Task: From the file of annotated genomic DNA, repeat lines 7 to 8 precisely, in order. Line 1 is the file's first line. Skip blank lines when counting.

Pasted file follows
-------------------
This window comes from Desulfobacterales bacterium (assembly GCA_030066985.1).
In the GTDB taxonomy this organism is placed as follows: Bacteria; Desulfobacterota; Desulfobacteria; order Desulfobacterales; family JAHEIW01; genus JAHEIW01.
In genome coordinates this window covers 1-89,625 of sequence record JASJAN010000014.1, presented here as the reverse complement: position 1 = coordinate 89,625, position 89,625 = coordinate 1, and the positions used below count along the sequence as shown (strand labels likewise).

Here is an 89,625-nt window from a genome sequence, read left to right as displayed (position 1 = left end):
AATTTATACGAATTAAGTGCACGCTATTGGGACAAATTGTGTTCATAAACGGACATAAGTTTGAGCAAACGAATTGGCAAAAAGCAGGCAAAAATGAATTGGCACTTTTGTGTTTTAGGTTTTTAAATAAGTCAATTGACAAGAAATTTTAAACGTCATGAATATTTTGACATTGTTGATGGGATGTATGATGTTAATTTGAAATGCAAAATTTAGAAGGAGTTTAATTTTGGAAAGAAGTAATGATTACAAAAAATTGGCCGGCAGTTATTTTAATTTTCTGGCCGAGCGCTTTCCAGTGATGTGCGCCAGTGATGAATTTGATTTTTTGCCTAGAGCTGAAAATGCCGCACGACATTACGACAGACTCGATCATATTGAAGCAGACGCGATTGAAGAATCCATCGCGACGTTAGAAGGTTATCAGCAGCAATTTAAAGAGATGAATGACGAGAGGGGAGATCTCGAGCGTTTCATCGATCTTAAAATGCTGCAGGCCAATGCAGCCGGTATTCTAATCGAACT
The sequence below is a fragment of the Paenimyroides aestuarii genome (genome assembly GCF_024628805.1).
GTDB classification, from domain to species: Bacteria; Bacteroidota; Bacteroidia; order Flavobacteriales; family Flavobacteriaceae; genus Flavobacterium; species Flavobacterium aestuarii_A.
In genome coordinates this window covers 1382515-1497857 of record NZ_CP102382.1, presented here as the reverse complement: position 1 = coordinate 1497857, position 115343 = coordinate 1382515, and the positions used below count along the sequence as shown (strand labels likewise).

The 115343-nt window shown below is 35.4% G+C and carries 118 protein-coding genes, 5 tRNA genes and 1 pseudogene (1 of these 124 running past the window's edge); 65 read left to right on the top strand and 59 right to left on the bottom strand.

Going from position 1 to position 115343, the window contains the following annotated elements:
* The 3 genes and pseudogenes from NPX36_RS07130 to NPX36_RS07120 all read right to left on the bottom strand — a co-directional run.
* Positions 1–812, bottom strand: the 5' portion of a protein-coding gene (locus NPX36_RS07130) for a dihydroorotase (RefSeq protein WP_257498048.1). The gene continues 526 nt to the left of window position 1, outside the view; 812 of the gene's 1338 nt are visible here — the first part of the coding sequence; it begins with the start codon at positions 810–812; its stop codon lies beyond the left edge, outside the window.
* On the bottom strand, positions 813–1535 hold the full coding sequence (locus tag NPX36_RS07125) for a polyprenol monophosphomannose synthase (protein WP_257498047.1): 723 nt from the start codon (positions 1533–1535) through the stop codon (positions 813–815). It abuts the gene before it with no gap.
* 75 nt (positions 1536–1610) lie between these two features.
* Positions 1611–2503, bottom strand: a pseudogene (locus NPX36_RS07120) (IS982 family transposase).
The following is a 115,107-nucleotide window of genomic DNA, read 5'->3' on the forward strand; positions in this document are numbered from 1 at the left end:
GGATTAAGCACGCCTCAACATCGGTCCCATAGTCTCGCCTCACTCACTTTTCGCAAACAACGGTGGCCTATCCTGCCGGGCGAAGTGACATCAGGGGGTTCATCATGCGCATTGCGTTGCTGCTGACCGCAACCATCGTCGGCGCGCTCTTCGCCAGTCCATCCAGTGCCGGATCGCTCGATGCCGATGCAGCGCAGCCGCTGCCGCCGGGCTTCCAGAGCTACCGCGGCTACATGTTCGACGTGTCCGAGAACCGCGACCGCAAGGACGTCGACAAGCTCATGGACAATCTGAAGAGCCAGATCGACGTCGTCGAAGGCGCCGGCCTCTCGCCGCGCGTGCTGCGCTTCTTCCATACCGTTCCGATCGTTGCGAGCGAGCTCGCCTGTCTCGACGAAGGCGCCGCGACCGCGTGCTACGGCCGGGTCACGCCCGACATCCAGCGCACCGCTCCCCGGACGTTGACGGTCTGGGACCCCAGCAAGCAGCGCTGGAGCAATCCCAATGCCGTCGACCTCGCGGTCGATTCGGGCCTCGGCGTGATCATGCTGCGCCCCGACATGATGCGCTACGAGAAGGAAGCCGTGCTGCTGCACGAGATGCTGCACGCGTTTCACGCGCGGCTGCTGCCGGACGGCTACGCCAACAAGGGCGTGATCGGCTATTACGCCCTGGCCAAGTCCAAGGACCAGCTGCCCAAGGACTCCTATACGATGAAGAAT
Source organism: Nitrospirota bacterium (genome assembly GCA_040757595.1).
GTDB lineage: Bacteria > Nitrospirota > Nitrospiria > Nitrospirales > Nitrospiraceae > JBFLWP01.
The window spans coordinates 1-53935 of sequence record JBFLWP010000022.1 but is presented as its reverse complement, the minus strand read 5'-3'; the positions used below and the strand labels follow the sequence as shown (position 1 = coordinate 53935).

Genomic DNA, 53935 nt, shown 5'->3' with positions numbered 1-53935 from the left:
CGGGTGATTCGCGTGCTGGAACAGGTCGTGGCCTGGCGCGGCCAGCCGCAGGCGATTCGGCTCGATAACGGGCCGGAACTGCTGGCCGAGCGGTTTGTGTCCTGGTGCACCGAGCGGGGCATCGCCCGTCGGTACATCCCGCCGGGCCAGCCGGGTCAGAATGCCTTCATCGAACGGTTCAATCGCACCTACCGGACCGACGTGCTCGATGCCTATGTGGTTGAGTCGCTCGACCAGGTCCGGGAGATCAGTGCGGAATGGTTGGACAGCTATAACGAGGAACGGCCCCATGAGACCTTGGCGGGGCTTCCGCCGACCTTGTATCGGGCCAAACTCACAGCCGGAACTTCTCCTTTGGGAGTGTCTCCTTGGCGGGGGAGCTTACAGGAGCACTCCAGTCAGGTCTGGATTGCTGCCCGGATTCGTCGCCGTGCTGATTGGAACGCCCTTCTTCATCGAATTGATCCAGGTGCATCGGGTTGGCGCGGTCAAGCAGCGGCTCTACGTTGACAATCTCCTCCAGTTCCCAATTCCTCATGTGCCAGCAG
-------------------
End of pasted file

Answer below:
GTDB classification, from domain to species: Bacteria; Bacteroidota; Bacteroidia; order Flavobacteriales; family Flavobacteriaceae; genus Flavobacterium; species Flavobacterium aestuarii_A.
In genome coordinates this window covers 1382515-1497857 of record NZ_CP102382.1, presented here as the reverse complement: position 1 = coordinate 1497857, position 115343 = coordinate 1382515, and the positions used below count along the sequence as shown (strand labels likewise).